What is God’s confirmation of our sonship? It is that He gives us continual experiences of being raised from the dead. He has left us here in a setting and a background of death: we are called upon to live and to walk amidst death. This world is a tomb, which sooner or later will engulf all those outside of Christ; but here we are in this very tomb, this scene and realm of death, living. We are not a part of it, we are living, and this is the testimony, this is sonship. Sonship is meant to be manifested. The end of this process is the full manifestation of the sons of God according to Romans 8:19. Here, in a spiritual way, the manifold wisdom of God is shown in the Church, to the glory of His name and to the confounding of principalities and powers.
Our new birth is our first taste of resurrection life. We notice that, after quoting the passage concerning Christ: “Thou art my Son, this day have I begotten thee”, the Scriptures present a further quotation: “I and the children whom God hath given me” (Hebrews 2:13). The completion of the original statement is: “Behold I and the children whom God hath given me are for signs and wonders…” (Isaiah 8:18). It is clear that Isaiah’s words are put into the mouth of the Lord Jesus who links the announcement of His own Sonship by resurrection to the fact that by that same resurrection He has begotten us again unto a living hope. We are the children given to Him by virtue of His resurrection. And we are for signs and wonders.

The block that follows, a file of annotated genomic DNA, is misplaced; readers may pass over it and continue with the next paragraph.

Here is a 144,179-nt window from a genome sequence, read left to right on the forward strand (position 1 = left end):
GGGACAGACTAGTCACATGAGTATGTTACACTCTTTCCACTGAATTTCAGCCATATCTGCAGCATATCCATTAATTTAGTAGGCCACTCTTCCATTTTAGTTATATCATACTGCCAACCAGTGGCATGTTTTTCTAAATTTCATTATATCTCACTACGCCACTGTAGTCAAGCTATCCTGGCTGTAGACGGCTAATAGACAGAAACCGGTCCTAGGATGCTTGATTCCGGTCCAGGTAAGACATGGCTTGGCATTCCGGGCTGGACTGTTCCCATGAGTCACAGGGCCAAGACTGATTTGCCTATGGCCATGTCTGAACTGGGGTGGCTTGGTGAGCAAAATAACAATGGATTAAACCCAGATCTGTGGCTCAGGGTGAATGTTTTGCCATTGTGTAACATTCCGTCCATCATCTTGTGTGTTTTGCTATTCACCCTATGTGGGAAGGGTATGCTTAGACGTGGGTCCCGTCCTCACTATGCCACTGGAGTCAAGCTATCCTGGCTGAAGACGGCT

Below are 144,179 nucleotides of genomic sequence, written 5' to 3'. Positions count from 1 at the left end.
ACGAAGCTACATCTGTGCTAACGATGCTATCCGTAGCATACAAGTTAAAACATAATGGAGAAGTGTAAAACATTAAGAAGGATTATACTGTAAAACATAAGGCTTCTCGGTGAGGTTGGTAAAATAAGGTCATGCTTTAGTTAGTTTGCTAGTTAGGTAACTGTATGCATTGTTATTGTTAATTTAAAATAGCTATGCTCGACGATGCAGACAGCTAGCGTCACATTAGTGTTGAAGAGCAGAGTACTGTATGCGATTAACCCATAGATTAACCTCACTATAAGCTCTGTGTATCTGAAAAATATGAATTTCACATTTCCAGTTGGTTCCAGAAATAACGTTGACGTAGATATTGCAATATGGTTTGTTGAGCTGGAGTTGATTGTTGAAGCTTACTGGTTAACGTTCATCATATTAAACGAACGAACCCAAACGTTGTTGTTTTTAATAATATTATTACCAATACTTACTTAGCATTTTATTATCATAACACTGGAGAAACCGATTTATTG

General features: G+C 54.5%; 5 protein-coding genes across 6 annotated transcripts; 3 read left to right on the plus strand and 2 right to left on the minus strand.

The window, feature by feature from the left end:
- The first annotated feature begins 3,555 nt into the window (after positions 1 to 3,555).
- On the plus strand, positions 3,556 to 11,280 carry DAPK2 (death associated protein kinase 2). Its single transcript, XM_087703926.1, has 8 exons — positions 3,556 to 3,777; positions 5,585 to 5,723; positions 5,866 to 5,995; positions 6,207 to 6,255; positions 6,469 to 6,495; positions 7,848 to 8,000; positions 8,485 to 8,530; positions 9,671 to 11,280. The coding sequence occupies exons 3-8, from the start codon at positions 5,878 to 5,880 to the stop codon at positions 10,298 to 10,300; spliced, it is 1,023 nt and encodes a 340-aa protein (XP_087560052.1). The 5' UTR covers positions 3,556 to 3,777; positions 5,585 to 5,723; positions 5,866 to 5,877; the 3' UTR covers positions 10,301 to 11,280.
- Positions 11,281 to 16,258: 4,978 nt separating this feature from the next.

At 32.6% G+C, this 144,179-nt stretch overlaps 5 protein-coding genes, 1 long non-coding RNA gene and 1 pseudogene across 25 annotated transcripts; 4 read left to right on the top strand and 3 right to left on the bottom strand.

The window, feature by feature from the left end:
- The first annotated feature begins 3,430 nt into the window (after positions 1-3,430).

What does this mean? Well when the evil generation of Jews demanded a sign from the Lord Jesus, He replied: “… there shall no sign be given to it but the sign of Jonah the prophet” (Matthew 12:39). He went on to point out that this sign of Jonah was connected with death and resurrection. So the signs and wonders associated with Christ and the children whom the Father has given Him are the miracles of resurrection life. This is the experience of the spiritual Christian; he repeatedly knows the impact of death and the glory of Christ’s resurrection. So it is that the Church has survived. There is no other way of accounting for the continuance of the Church through the ages than the wonder-working power of Christ’s resurrection. The powers of hell and death have come like a deluge upon the Church through the centuries and have sometimes almost seemed to quench it, but it has sprung up again in greater fullness than ever before after every such time.
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